Lawrence Livermore National Laboratory scientists have for the first time converted the highest frequency sounds into light by reversing a process that converts electrical signals to sound.
Commonly used piezo-electric speakers, such as those found in a cell phone, operate at low frequencies that human ears can hear.
But by reversing that process, lead researchers Michael Armstrong, Evan Reed and Mike Howard, LLNL colleagues, and collaborators from Los Alamos National Laboratory and Nitronex Corp., used a very high frequency sound wave - about 100 million times higher frequency than what humans can hear - to generate light.
“This process allows us to very accurately ‘see’ the highest frequency sound waves by translating them into light,” Armstrong said.
The research appears in the March 15 edition of the journal Nature Physics.
During the last decade, pioneering experiments using sub-picosecond lasers have demonstrated the generation and detection of acoustic and shock waves in materials with terahertz (THz) frequencies. These very same experiments led to a new technique for probing the structure of semiconductor devices.
However, the recent research takes those initial experiments a step further by reversing the process, converting high-frequency sound waves into electricity. The researchers predicted that high frequency acoustic waves can be detected by seeing radiation emitted when the acoustic wave passes an interface between piezoelectric materials.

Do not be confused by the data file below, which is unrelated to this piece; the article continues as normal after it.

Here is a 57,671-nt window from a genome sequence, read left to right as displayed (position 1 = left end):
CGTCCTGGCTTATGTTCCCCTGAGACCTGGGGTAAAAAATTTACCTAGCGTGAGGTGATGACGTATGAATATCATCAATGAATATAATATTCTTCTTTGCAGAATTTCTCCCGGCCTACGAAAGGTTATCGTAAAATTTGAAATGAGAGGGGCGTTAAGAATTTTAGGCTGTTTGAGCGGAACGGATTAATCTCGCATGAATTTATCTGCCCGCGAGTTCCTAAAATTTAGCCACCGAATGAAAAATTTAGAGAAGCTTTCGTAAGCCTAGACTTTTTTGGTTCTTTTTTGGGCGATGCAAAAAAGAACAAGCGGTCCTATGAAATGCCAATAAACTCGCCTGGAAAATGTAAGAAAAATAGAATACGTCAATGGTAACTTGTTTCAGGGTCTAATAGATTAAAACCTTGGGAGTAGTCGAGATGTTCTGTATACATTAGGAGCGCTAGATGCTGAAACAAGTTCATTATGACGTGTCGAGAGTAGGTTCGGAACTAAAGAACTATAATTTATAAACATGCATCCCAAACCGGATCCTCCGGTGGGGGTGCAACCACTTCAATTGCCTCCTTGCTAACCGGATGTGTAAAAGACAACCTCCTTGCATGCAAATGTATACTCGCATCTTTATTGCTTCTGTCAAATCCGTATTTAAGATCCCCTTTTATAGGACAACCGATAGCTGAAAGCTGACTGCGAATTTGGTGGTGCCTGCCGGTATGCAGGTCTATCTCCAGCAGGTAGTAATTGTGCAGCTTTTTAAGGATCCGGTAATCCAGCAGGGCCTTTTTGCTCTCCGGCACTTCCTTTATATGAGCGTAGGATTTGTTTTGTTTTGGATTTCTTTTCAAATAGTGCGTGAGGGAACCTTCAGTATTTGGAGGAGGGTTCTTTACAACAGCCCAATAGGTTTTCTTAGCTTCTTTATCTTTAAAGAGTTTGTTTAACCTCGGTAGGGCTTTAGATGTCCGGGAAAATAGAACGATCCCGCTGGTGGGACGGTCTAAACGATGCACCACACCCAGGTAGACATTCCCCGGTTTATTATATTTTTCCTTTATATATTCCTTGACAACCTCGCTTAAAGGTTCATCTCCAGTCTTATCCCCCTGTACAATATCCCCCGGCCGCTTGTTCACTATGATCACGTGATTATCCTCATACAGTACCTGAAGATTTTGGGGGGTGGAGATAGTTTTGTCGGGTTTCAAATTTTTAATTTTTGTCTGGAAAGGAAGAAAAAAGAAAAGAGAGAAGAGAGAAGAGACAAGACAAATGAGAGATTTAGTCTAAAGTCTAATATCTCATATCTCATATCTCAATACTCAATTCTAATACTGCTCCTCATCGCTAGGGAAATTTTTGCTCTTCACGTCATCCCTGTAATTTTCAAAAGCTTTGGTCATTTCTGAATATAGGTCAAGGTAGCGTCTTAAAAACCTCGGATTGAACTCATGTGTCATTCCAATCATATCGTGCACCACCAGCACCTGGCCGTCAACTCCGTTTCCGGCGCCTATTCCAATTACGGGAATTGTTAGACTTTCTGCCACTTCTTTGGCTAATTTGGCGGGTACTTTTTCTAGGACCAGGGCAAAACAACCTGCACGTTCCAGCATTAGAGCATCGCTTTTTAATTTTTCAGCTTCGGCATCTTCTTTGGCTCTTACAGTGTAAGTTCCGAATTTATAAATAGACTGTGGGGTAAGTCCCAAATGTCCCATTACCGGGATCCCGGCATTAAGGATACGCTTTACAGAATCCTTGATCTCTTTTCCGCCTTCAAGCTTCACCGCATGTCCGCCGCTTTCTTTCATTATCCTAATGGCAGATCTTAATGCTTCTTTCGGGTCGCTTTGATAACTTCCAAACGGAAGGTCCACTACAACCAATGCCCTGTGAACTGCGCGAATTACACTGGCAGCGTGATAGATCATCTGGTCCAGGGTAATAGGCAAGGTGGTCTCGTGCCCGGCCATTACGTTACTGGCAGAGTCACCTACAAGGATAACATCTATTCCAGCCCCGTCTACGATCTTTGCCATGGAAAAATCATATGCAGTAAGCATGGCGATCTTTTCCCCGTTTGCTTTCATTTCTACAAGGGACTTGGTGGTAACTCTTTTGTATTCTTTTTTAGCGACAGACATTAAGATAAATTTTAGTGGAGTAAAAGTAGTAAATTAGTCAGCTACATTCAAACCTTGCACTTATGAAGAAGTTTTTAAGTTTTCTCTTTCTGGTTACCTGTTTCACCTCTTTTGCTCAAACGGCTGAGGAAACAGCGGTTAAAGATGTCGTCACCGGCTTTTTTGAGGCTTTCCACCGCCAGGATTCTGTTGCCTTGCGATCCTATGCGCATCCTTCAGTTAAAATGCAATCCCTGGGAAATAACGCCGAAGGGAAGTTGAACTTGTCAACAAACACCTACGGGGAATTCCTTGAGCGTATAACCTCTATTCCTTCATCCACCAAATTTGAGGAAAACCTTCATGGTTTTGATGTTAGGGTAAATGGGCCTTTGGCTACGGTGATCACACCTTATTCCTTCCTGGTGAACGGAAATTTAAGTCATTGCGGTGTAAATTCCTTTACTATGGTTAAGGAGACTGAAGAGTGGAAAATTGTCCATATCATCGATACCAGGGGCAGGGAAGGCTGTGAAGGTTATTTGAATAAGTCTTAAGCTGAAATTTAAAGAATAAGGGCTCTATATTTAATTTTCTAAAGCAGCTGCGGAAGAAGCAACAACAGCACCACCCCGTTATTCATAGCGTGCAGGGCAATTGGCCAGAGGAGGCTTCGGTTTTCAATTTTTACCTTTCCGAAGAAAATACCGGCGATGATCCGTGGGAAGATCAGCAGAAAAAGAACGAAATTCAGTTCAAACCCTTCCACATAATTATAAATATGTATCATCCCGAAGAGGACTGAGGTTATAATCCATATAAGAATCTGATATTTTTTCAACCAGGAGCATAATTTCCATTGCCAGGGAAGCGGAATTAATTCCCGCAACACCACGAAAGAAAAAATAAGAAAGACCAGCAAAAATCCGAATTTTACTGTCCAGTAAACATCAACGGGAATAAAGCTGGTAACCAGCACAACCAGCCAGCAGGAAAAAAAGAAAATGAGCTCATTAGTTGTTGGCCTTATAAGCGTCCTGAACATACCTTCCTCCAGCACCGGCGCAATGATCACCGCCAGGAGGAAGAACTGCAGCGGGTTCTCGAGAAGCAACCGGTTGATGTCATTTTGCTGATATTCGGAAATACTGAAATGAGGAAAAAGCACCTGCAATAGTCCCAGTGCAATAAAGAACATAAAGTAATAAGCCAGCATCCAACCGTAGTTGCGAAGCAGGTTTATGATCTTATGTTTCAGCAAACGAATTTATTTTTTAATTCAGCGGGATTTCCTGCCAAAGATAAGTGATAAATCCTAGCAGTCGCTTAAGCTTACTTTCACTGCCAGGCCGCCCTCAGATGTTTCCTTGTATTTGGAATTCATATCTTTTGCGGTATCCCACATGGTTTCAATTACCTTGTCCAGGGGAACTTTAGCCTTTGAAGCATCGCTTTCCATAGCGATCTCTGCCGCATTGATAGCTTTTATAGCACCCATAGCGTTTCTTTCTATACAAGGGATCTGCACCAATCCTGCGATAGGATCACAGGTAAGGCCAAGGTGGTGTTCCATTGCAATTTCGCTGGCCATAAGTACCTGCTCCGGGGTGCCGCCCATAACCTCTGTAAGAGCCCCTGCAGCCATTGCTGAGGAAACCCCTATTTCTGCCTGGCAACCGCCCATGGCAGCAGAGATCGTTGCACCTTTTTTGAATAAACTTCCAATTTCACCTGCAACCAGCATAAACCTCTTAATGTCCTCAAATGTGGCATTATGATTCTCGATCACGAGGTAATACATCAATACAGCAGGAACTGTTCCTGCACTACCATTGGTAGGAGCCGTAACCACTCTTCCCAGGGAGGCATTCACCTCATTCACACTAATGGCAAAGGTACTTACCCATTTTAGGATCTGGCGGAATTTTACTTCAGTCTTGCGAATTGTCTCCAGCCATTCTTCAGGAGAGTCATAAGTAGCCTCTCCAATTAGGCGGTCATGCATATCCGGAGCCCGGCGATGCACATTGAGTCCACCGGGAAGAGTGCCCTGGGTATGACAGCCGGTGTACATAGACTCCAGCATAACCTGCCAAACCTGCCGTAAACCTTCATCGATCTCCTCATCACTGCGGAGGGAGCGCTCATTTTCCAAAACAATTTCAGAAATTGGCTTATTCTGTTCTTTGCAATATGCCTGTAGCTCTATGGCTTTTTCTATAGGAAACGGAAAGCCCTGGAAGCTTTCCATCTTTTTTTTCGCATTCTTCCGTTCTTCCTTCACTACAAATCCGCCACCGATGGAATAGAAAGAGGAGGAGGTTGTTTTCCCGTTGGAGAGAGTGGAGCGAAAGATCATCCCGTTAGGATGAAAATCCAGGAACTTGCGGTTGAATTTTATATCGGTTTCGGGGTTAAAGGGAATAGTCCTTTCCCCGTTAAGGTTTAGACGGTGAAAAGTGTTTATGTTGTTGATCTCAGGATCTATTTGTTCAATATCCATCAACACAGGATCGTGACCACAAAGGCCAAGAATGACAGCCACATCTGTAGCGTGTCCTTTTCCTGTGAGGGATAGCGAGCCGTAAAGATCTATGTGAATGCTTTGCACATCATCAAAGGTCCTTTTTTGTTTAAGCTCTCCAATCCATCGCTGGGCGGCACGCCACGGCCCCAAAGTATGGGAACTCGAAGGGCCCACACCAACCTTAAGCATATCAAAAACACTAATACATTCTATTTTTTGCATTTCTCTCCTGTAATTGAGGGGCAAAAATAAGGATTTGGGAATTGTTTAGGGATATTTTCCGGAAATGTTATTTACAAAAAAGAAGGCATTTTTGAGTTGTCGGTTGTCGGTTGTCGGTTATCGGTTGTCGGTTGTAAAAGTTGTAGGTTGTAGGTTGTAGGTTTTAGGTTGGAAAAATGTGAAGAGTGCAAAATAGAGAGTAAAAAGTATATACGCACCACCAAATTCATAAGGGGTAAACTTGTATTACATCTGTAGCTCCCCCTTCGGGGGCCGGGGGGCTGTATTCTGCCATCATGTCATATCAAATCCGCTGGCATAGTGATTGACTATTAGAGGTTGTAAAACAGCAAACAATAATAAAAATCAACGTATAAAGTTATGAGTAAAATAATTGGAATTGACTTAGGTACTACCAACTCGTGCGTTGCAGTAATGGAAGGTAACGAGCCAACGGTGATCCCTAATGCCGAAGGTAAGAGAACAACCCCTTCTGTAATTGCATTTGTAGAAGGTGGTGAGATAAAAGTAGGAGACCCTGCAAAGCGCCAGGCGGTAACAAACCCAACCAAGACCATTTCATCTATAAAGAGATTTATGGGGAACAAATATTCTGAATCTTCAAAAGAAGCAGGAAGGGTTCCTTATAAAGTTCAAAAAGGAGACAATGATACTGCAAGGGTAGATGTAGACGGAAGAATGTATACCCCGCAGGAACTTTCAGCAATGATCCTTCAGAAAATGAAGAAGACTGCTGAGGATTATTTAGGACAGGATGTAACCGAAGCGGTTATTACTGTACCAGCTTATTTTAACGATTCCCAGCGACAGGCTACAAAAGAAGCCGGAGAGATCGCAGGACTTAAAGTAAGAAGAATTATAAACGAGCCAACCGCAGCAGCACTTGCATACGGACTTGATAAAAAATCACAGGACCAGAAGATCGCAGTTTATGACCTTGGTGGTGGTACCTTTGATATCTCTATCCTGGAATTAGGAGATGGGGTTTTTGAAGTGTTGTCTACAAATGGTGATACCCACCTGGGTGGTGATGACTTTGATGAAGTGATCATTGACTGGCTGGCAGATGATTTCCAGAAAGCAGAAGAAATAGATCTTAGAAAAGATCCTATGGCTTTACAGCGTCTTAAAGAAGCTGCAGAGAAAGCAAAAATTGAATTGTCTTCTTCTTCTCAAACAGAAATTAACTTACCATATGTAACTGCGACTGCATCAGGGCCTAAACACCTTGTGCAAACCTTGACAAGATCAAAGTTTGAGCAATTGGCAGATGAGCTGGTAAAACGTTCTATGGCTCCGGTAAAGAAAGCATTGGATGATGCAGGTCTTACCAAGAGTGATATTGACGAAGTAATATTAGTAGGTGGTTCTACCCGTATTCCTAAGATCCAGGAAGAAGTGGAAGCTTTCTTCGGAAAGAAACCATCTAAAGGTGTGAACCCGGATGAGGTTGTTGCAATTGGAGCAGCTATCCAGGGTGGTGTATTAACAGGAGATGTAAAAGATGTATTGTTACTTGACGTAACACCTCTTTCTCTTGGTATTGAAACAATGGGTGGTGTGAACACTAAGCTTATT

Very high-frequency sound waves have wavelengths approaching the atomic-length scale. Detection of these waves is challenging, but they are useful for probing materials on very small length scales.
But that’s not the only application, according to Reed.
“This technique provides a new pathway to generation of THz radiation for security, medical and other purposes,” he said. “In this application, we would utilize acoustic-based technologies to generate THz.” Security applications include explosives detection and medical use may include detection of skin cancer.
And the Livermore method doesn’t require any external source to detect the acoustic waves.
“Usually scientists use an external laser beam that bounces off the acoustic wave – much like radar speed detectors – to observe high frequency sound. An advantage of our technique is that it doesn’t require an external laser beam – the acoustic wave itself emits light that we detect,” Armstrong said.
Founded in 1952, Lawrence Livermore National Laboratory is a national security laboratory, with a mission to ensure national security and apply science and technology to the important issues of our time. Lawrence Livermore National Laboratory is managed by Lawrence Livermore National Security, LLC for the U.S. Department of Energy's National Nuclear Security Administration.
Anne Stark | EurekAlert!
Further reports about: > Computer Chips > LEDs > Security Forum > THz > acoustic and shock waves > acoustic waves > atomic-length scale > cell phone > electrical signals > highest frequency sounds > laser beam > piezo-electric speakers > piezoelectric materials > radar speed detectors > semiconductor device > skin cancer > sound waves > transistors
Seeing the quantum future... literally
16.01.2017 | University of Sydney